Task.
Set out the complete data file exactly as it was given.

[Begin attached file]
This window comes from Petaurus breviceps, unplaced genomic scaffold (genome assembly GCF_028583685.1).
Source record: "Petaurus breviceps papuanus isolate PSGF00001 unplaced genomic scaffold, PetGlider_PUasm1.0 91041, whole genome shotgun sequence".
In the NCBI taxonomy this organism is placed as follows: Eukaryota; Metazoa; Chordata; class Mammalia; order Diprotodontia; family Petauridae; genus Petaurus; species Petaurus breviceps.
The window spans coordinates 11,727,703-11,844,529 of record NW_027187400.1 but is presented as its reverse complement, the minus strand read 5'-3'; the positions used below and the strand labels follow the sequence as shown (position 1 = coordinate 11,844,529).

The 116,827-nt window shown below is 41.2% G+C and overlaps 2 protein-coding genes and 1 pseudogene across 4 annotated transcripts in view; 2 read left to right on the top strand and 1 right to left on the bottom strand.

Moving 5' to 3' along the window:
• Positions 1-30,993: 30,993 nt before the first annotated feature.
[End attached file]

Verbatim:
This window comes from Petaurus breviceps, unplaced genomic scaffold (genome assembly GCF_028583685.1).
Source record: "Petaurus breviceps papuanus isolate PSGF00001 unplaced genomic scaffold, PetGlider_PUasm1.0 91041, whole genome shotgun sequence".
In the NCBI taxonomy this organism is placed as follows: Eukaryota; Metazoa; Chordata; class Mammalia; order Diprotodontia; family Petauridae; genus Petaurus; species Petaurus breviceps.
The window spans coordinates 11,727,703-11,844,529 of record NW_027187400.1 but is presented as its reverse complement, the minus strand read 5'-3'; the positions used below and the strand labels follow the sequence as shown (position 1 = coordinate 11,844,529).

The 116,827-nt window shown below is 41.2% G+C and overlaps 2 protein-coding genes and 1 pseudogene across 4 annotated transcripts in view; 2 read left to right on the top strand and 1 right to left on the bottom strand.

Moving 5' to 3' along the window:
• Positions 1-30,993: 30,993 nt before the first annotated feature.